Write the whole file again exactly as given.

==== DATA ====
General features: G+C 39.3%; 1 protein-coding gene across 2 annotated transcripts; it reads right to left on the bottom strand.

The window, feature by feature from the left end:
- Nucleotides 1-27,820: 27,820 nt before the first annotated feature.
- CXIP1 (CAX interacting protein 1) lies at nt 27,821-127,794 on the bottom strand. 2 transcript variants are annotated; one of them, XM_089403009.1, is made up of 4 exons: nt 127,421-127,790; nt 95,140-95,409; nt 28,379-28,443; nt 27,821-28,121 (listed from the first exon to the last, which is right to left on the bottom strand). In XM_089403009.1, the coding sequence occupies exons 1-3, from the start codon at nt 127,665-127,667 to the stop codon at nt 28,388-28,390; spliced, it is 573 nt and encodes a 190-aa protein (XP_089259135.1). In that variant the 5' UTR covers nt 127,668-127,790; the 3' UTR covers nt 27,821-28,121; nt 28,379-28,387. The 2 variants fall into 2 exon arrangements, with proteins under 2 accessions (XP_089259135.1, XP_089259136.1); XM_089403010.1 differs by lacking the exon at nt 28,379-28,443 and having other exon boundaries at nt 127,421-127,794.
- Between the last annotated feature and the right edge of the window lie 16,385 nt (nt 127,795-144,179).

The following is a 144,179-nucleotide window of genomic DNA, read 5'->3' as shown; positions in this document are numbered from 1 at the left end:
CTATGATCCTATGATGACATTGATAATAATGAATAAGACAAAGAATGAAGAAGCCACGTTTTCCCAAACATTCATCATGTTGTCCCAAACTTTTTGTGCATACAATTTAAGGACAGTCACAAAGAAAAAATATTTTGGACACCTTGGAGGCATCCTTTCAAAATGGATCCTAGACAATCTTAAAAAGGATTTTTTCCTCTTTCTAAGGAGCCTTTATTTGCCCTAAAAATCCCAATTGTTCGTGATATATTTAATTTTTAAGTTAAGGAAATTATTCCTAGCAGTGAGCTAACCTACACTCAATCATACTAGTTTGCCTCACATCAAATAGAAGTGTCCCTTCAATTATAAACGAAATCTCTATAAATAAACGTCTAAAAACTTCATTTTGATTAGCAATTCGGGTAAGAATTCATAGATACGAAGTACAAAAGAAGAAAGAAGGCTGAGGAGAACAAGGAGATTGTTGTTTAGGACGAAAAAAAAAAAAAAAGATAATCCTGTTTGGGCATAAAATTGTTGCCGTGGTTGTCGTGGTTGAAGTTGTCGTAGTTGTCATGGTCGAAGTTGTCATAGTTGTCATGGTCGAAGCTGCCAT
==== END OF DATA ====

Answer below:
General features: G+C 39.3%; 1 protein-coding gene across 2 annotated transcripts; it reads right to left on the bottom strand.

The window, feature by feature from the left end:
- Nucleotides 1-27,820: 27,820 nt before the first annotated feature.
- CXIP1 (CAX interacting protein 1) lies at nt 27,821-127,794 on the bottom strand. 2 transcript variants are annotated; one of them, XM_089403009.1, is made up of 4 exons: nt 127,421-127,790; nt 95,140-95,409; nt 28,379-28,443; nt 27,821-28,121 (listed from the first exon to the last, which is right to left on the bottom strand). In XM_089403009.1, the coding sequence occupies exons 1-3, from the start codon at nt 127,665-127,667 to the stop codon at nt 28,388-28,390; spliced, it is 573 nt and encodes a 190-aa protein (XP_089259135.1). In that variant the 5' UTR covers nt 127,668-127,790; the 3' UTR covers nt 27,821-28,121; nt 28,379-28,387. The 2 variants fall into 2 exon arrangements, with proteins under 2 accessions (XP_089259135.1, XP_089259136.1); XM_089403010.1 differs by lacking the exon at nt 28,379-28,443 and having other exon boundaries at nt 127,421-127,794.
- Between the last annotated feature and the right edge of the window lie 16,385 nt (nt 127,795-144,179).

The following is a 144,179-nucleotide window of genomic DNA, read 5'->3' as shown; positions in this document are numbered from 1 at the left end:
CTATGATCCTATGATGACATTGATAATAATGAATAAGACAAAGAATGAAGAAGCCACGTTTTCCCAAACATTCATCATGTTGTCCCAAACTTTTTGTGCATACAATTTAAGGACAGTCACAAAGAAAAAATATTTTGGACACCTTGGAGGCATCCTTTCAAAATGGATCCTAGACAATCTTAAAAAGGATTTTTTCCTCTTTCTAAGGAGCCTTTATTTGCCCTAAAAATCCCAATTGTTCGTGATATATTTAATTTTTAAGTTAAGGAAATTATTCCTAGCAGTGAGCTAACCTACACTCAATCATACTAGTTTGCCTCACATCAAATAGAAGTGTCCCTTCAATTATAAACGAAATCTCTATAAATAAACGTCTAAAAACTTCATTTTGATTAGCAATTCGGGTAAGAATTCATAGATACGAAGTACAAAAGAAGAAAGAAGGCTGAGGAGAACAAGGAGATTGTTGTTTAGGACGAAAAAAAAAAAAAAAGATAATCCTGTTTGGGCATAAAATTGTTGCCGTGGTTGTCGTGGTTGAAGTTGTCGTAGTTGTCATGGTCGAAGTTGTCATAGTTGTCATGGTCGAAGCTGCCAT